National Geographic : 1927 Jul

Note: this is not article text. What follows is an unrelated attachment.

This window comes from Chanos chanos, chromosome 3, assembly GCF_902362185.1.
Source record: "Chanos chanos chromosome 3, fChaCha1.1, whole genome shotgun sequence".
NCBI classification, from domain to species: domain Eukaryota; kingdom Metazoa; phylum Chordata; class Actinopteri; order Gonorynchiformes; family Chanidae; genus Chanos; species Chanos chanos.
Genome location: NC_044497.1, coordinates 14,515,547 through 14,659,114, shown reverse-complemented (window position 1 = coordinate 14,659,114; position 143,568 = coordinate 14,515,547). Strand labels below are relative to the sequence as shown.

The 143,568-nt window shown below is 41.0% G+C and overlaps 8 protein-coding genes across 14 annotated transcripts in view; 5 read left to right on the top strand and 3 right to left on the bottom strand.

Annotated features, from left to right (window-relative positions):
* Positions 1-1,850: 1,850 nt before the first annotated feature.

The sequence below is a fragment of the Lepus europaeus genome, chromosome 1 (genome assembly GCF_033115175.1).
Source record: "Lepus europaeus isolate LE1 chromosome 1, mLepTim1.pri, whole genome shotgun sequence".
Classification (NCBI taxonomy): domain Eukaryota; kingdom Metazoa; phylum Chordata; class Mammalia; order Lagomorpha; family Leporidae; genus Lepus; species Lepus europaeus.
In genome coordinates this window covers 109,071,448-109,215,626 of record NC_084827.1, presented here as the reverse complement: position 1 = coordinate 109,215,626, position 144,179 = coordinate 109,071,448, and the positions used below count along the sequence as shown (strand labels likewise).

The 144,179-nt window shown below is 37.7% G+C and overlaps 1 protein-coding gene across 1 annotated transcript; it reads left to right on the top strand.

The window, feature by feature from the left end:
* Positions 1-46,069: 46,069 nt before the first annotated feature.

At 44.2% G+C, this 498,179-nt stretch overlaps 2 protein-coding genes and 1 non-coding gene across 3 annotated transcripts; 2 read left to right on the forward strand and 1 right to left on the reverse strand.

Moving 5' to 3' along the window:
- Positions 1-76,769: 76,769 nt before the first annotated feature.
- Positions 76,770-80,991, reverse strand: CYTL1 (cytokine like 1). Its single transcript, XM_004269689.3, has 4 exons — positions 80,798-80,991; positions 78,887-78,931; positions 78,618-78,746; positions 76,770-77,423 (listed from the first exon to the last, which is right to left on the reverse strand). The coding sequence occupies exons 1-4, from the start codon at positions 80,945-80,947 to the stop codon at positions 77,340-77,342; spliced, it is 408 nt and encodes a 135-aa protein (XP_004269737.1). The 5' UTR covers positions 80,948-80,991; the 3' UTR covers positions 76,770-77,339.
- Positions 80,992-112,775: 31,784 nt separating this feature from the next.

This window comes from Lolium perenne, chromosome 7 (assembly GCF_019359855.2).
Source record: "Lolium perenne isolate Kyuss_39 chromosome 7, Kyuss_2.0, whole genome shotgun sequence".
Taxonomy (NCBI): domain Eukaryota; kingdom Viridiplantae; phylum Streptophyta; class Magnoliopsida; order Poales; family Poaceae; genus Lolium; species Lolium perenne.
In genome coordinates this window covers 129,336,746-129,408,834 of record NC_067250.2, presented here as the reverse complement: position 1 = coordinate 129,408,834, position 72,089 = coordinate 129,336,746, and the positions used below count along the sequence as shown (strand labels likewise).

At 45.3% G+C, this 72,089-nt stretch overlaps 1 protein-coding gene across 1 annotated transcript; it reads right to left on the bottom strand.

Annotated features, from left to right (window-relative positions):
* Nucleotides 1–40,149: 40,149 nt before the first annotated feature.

THE NATIONAL GEOGRAPHIC MAGAZINE Photograph by Robert H. Rockwell TUNAS FOR TUMMIES Offshore thoninhas, bonitos, and albacores are landed on the ebony beach of Fogo, in the Cape Verde Islands. Small boys carry the fish across several miles of volcanic stones and dust from port to village. There were adequate landings at only four towns in the archipelago, but hun dreds of other landings had to be made on steep volcanic shores of the islands or through roaring breakers onto beaches of ebony and sand. Many of these islands are desert, some rugged, some flat; but there is little vegetation on them and scarcely any water. The men of the islands do little manual work, while women are the beasts of burden. Cuyler, Moses, and our other collectors, with their food and camping equipment carried by sturdy women porters, ranged for miles and miles over mountainous islands in search of rare desert larks, coursers, waxbills, kingfishers, swifts, hawks, and other birds. Some of the islands rise far above the clouds. There were difficult mountains to climb on Santo Antao, Saio Nicolao, and Brava; and Fogo, the island of fire, with its smoldering volcano, rose higher still, tow ering to nearly Io,ooo feet (see, also, text, page 19). Most of these is lands stand in the open sea, as mon strous monuments to the feverish action of long-dead volcanoes; some of them have become cloaked with vegetation. A TRAGEDY NARROWLY AVERTED Thrills were fre quent while we were collecting. On one oc casion we had landed with great difficulty on the bare offshore rock of Corral Velho to spend the night with Cape Verde and Boyd Alexander shearwaters, the brown booby, the white-faced and Madeiran petrels, and other queer birds of the sea. Some dis tance away the Blossom stood off and on, under trimmed sail in the face of the trades, which piled high seas against our little rock. Seas had risen by the following after noon, when a ship's boat came to take us off. The men at the oars drew near, took one look at the face of the rock, and wanted to turn back to await a better day. We on the rock were without food and water, so we ordered them in close. Then we stripped to the skin and threw our belongings from the top of a cliff, to be caught or missed by the men in the boat.